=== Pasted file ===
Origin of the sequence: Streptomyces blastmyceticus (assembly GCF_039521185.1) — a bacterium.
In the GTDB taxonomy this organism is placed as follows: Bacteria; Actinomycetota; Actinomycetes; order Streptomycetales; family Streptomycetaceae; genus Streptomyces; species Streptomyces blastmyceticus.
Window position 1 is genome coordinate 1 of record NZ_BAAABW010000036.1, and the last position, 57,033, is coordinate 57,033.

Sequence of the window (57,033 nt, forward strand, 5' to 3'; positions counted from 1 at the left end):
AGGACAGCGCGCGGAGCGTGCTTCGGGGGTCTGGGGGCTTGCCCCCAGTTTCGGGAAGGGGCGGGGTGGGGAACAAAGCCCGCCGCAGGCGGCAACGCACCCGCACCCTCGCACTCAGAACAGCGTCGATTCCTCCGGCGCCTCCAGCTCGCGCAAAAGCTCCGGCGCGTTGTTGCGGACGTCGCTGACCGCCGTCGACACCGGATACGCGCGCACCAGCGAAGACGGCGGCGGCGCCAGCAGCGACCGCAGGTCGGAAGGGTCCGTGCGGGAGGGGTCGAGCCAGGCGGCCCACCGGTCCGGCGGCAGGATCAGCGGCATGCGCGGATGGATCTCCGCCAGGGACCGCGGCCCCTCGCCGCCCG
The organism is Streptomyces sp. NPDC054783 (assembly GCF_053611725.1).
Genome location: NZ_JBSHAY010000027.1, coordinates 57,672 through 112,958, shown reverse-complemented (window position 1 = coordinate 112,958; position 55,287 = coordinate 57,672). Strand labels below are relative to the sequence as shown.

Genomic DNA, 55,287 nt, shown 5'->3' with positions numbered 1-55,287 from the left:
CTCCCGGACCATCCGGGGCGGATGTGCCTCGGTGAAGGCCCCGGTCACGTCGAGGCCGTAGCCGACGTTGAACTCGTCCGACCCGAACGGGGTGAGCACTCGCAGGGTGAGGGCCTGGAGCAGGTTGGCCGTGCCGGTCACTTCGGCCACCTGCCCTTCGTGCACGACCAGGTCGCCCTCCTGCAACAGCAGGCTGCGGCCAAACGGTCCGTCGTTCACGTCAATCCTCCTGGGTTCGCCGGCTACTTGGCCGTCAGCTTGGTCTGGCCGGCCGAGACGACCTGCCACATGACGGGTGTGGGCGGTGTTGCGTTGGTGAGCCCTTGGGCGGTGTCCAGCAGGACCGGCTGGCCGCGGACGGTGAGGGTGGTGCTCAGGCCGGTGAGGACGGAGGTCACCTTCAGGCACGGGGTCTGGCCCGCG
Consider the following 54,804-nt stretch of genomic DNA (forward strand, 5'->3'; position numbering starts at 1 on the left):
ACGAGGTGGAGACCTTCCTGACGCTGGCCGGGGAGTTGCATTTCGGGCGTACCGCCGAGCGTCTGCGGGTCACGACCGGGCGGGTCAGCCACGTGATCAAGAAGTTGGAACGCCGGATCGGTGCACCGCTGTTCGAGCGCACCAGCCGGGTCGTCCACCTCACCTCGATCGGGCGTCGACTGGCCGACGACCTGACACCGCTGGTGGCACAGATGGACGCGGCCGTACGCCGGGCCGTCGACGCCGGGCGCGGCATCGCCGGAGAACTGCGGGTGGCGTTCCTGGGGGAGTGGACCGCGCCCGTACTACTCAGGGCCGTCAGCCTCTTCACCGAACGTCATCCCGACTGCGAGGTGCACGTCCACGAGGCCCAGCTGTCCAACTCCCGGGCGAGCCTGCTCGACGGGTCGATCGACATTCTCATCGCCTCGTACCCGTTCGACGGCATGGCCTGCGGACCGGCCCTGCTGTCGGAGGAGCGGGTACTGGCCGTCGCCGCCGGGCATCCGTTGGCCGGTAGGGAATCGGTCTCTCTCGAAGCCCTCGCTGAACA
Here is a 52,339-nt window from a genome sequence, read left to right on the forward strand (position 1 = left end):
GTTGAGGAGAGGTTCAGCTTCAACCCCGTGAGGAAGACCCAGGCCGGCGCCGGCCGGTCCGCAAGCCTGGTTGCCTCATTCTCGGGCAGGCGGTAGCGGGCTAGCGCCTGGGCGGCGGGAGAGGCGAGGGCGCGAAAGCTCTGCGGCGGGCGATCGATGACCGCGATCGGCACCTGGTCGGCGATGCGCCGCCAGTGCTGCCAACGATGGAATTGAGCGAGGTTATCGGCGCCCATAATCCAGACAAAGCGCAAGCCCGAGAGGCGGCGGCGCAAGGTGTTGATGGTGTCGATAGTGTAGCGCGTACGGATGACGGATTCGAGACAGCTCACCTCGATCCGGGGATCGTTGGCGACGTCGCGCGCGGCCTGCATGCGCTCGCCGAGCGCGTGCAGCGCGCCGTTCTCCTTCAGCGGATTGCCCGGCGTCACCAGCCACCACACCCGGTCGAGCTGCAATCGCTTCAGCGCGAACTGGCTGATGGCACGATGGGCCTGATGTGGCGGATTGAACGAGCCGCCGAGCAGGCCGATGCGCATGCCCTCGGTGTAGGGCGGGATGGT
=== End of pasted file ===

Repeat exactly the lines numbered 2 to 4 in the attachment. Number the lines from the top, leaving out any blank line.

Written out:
In the GTDB taxonomy this organism is placed as follows: Bacteria; Actinomycetota; Actinomycetes; order Streptomycetales; family Streptomycetaceae; genus Streptomyces; species Streptomyces blastmyceticus.
Window position 1 is genome coordinate 1 of record NZ_BAAABW010000036.1, and the last position, 57,033, is coordinate 57,033.

Sequence of the window (57,033 nt, forward strand, 5' to 3'; positions counted from 1 at the left end):